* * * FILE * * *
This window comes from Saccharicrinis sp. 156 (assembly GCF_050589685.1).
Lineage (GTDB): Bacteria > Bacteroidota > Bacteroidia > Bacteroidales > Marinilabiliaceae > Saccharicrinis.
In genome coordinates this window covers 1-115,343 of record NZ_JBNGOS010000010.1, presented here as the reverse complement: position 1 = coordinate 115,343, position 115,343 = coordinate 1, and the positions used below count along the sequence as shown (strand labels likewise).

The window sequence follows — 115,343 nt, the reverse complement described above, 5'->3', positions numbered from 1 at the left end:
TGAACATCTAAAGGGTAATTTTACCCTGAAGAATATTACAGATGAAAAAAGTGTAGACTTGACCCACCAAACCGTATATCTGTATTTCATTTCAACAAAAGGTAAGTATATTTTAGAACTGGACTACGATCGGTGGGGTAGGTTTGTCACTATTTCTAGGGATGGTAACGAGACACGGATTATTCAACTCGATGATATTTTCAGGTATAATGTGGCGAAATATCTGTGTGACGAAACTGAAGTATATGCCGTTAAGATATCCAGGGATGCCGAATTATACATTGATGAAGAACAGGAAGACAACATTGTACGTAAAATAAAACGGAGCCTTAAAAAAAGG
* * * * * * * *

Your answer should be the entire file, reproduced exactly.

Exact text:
This window comes from Saccharicrinis sp. 156 (assembly GCF_050589685.1).
Lineage (GTDB): Bacteria > Bacteroidota > Bacteroidia > Bacteroidales > Marinilabiliaceae > Saccharicrinis.
In genome coordinates this window covers 1-115,343 of record NZ_JBNGOS010000010.1, presented here as the reverse complement: position 1 = coordinate 115,343, position 115,343 = coordinate 1, and the positions used below count along the sequence as shown (strand labels likewise).

The window sequence follows — 115,343 nt, the reverse complement described above, 5'->3', positions numbered from 1 at the left end:
TGAACATCTAAAGGGTAATTTTACCCTGAAGAATATTACAGATGAAAAAAGTGTAGACTTGACCCACCAAACCGTATATCTGTATTTCATTTCAACAAAAGGTAAGTATATTTTAGAACTGGACTACGATCGGTGGGGTAGGTTTGTCACTATTTCTAGGGATGGTAACGAGACACGGATTATTCAACTCGATGATATTTTCAGGTATAATGTGGCGAAATATCTGTGTGACGAAACTGAAGTATATGCCGTTAAGATATCCAGGGATGCCGAATTATACATTGATGAAGAACAGGAAGACAACATTGTACGTAAAATAAAACGGAGCCTTAAAAAAAGG